Beware of Raccoon Roundworm - NBC New York

Beware of Raccoon Roundworm

Rare disease can cause nerve damage, death



    Beware of Raccoon Roundworm
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    This guy looks friendly, but he could be really dangerous.

    As the city works to recover from a swine flu outbreak that turned out to not be so bad, New Yorkers have a new disease to worry about. And this one can be deadly.

    The rare disease, raccoon roundworm, has been found in Brooklyn, according to the Daily News. The city's health department is on high alert for the illness, which is contracted through raccoon feces and attacks the nervous system, causing permanent nerve damage. It can also be fatal.

    Less than 30 cases of the raccoon disease have been reported nationwide, but the illness has affected two people in New York in the last year, reports the Daily News. In October, a healthy baby who had traveled to upstate New York began experiencing seizures and spinal complications. The child has since been hospitalized with brain damage. Then a Brooklyn teen was blinded in his right eye in January. It usually takes two to four weeks before symptoms such as nausea, blindness and loss of muscle control develop, which can make the disease more difficult to diagnose.

    "Parents should closely supervise small children in areas where raccoons live to prevent possible ingestion of raccoon feces," Sally Slavinski, who works with the health department, told the Daily News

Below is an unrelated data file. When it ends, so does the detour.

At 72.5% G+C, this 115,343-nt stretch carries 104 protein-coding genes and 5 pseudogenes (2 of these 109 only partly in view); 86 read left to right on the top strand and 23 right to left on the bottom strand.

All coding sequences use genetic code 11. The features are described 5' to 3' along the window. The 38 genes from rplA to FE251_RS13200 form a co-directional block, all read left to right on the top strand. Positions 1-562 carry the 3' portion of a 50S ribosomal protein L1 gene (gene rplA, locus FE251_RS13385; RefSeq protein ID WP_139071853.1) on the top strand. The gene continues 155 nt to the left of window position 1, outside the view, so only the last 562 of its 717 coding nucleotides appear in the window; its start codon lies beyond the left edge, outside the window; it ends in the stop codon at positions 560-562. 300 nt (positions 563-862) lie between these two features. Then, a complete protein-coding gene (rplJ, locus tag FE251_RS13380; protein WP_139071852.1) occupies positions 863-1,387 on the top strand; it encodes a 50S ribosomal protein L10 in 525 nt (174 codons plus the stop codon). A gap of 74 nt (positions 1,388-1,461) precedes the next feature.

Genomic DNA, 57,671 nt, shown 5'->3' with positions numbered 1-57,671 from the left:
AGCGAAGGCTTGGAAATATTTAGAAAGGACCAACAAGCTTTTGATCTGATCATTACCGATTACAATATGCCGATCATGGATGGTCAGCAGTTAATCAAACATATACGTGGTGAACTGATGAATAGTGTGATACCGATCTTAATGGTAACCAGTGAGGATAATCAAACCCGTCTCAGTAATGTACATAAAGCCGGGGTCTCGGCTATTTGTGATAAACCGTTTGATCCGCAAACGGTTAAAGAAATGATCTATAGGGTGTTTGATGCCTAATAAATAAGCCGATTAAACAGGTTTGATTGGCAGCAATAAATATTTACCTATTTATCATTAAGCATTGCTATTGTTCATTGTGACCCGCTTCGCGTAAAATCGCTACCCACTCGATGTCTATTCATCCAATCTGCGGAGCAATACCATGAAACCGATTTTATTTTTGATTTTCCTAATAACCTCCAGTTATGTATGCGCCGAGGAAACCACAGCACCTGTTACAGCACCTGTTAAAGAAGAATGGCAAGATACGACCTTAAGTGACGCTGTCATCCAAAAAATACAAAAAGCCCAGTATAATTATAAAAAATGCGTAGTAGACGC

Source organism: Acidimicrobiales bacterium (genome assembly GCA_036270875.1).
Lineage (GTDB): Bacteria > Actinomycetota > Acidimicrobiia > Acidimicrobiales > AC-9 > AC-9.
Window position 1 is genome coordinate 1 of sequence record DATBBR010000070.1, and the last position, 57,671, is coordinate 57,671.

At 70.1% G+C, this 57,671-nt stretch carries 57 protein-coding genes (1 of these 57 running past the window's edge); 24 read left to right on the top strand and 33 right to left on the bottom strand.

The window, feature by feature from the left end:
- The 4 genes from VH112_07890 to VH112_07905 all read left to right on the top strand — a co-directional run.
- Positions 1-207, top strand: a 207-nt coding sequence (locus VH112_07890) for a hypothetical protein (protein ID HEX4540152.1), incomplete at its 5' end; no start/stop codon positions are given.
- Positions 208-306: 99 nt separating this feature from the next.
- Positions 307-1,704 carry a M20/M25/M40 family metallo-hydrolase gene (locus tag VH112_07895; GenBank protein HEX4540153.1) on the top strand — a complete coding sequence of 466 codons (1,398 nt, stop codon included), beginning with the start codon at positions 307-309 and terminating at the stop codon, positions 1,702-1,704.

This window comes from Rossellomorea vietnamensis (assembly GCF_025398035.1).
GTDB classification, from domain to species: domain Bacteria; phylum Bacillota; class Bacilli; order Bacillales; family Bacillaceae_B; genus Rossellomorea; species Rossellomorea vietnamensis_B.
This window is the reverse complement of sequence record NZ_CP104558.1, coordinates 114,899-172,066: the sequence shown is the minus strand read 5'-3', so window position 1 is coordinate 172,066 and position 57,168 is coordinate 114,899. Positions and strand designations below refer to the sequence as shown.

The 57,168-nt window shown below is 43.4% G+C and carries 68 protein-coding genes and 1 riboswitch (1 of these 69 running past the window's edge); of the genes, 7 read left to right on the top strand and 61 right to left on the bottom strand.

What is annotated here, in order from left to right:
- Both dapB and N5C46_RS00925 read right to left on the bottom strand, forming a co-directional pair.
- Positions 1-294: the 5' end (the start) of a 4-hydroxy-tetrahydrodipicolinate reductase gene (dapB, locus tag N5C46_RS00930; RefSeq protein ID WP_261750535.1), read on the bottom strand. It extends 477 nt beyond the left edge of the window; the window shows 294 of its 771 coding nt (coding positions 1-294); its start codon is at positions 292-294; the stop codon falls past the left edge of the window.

Playgrounds could be a hot spot for contraction of the disease, since kids could accidentally touch animal excrement if their parents take their eyes off them for a minute.

    Angelia Kane, who has two children, ages 3 and 6, and lives in Bay Ridge, is terrified about what could happen. "The concern for me would be kids being kids," she told the Daily News. "When they're slightly out of sight, they're going to pick up something in the course of their normal behavior and put their filthy hands in their mouths."

    More parents have been encouraging their children to wash their hands after the swine flu erupted in several city schools, but Kane hasn't kept her kids from the playground.

    "If you spend enough time reading about all the things kids can contract you don't leave the house," she told the Daily News.